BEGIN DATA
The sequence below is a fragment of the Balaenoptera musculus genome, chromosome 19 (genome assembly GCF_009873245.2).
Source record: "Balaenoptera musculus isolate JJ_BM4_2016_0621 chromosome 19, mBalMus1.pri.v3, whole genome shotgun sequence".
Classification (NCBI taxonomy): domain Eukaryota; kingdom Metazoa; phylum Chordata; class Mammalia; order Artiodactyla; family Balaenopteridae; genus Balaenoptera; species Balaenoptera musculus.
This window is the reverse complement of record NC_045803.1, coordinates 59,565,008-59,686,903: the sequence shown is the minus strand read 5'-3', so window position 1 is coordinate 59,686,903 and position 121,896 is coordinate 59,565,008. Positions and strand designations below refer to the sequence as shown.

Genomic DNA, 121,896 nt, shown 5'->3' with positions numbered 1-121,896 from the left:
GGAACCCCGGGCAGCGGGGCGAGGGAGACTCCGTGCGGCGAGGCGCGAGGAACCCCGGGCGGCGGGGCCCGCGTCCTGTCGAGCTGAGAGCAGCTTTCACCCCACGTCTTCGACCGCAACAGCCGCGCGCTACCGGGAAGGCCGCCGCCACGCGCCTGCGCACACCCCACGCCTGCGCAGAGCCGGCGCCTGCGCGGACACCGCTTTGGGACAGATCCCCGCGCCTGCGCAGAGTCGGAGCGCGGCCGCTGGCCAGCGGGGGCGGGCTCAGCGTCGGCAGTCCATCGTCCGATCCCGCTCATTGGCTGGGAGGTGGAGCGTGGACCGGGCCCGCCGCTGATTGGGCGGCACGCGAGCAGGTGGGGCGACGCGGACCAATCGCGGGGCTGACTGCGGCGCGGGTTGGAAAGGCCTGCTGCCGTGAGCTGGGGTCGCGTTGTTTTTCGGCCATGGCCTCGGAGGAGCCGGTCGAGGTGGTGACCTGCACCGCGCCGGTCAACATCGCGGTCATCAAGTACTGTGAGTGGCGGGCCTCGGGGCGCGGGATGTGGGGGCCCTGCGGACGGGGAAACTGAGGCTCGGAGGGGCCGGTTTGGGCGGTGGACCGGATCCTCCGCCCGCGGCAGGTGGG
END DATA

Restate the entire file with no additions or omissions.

The sequence below is a fragment of the Balaenoptera musculus genome, chromosome 19 (genome assembly GCF_009873245.2).
Source record: "Balaenoptera musculus isolate JJ_BM4_2016_0621 chromosome 19, mBalMus1.pri.v3, whole genome shotgun sequence".
Classification (NCBI taxonomy): domain Eukaryota; kingdom Metazoa; phylum Chordata; class Mammalia; order Artiodactyla; family Balaenopteridae; genus Balaenoptera; species Balaenoptera musculus.
This window is the reverse complement of record NC_045803.1, coordinates 59,565,008-59,686,903: the sequence shown is the minus strand read 5'-3', so window position 1 is coordinate 59,686,903 and position 121,896 is coordinate 59,565,008. Positions and strand designations below refer to the sequence as shown.

Genomic DNA, 121,896 nt, shown 5'->3' with positions numbered 1-121,896 from the left:
GGAACCCCGGGCAGCGGGGCGAGGGAGACTCCGTGCGGCGAGGCGCGAGGAACCCCGGGCGGCGGGGCCCGCGTCCTGTCGAGCTGAGAGCAGCTTTCACCCCACGTCTTCGACCGCAACAGCCGCGCGCTACCGGGAAGGCCGCCGCCACGCGCCTGCGCACACCCCACGCCTGCGCAGAGCCGGCGCCTGCGCGGACACCGCTTTGGGACAGATCCCCGCGCCTGCGCAGAGTCGGAGCGCGGCCGCTGGCCAGCGGGGGCGGGCTCAGCGTCGGCAGTCCATCGTCCGATCCCGCTCATTGGCTGGGAGGTGGAGCGTGGACCGGGCCCGCCGCTGATTGGGCGGCACGCGAGCAGGTGGGGCGACGCGGACCAATCGCGGGGCTGACTGCGGCGCGGGTTGGAAAGGCCTGCTGCCGTGAGCTGGGGTCGCGTTGTTTTTCGGCCATGGCCTCGGAGGAGCCGGTCGAGGTGGTGACCTGCACCGCGCCGGTCAACATCGCGGTCATCAAGTACTGTGAGTGGCGGGCCTCGGGGCGCGGGATGTGGGGGCCCTGCGGACGGGGAAACTGAGGCTCGGAGGGGCCGGTTTGGGCGGTGGACCGGATCCTCCGCCCGCGGCAGGTGGG